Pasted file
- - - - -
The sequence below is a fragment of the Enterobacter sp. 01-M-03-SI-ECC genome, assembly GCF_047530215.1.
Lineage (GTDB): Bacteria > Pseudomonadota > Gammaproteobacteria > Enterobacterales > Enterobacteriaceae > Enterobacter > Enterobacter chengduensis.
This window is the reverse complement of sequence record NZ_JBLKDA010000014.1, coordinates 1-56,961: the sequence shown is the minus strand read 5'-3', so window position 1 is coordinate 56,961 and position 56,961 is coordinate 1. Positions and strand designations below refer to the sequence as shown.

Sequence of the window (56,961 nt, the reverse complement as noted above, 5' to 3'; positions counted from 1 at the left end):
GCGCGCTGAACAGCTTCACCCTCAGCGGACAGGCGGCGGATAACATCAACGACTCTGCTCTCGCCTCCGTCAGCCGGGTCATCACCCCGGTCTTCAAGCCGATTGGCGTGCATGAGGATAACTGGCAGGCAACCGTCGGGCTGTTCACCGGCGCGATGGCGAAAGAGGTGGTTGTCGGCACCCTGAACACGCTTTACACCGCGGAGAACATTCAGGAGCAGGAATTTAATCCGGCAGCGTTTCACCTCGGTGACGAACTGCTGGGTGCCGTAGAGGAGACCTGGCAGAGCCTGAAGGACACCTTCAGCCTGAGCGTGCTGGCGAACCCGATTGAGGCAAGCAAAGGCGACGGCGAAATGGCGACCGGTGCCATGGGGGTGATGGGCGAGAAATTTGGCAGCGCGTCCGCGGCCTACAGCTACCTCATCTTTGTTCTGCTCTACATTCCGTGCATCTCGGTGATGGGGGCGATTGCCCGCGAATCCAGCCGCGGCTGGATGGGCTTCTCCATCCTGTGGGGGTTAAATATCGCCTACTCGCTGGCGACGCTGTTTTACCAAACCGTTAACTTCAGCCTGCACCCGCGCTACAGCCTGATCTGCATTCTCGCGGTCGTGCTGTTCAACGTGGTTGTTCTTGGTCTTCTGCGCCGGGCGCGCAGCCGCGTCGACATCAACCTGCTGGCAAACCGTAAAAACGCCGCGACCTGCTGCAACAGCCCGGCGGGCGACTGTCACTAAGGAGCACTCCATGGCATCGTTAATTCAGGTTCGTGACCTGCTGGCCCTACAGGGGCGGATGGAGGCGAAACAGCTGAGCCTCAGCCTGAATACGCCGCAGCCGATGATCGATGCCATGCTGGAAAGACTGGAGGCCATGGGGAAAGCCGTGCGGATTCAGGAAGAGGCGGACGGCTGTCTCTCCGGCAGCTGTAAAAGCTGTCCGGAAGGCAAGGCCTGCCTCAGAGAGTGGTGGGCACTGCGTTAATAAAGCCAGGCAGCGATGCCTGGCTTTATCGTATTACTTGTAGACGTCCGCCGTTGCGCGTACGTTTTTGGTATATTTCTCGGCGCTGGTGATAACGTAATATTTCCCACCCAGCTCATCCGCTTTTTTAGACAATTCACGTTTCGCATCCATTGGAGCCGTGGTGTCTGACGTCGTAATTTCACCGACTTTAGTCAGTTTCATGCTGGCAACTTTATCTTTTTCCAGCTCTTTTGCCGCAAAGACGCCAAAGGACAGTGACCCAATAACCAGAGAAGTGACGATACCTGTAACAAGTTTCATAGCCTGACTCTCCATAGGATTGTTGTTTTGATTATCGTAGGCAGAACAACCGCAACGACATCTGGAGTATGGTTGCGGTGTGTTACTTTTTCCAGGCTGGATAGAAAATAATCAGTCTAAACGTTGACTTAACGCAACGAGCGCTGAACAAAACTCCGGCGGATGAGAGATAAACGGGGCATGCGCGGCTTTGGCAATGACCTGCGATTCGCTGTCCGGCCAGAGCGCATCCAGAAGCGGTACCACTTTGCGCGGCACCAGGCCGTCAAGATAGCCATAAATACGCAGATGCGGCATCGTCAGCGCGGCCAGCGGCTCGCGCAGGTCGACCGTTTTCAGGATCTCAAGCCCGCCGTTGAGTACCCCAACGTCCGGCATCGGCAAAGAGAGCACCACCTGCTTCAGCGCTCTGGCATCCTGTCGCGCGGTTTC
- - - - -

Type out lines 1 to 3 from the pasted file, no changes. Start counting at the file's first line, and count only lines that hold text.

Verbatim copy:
The sequence below is a fragment of the Enterobacter sp. 01-M-03-SI-ECC genome, assembly GCF_047530215.1.
Lineage (GTDB): Bacteria > Pseudomonadota > Gammaproteobacteria > Enterobacterales > Enterobacteriaceae > Enterobacter > Enterobacter chengduensis.
This window is the reverse complement of sequence record NZ_JBLKDA010000014.1, coordinates 1-56,961: the sequence shown is the minus strand read 5'-3', so window position 1 is coordinate 56,961 and position 56,961 is coordinate 1. Positions and strand designations below refer to the sequence as shown.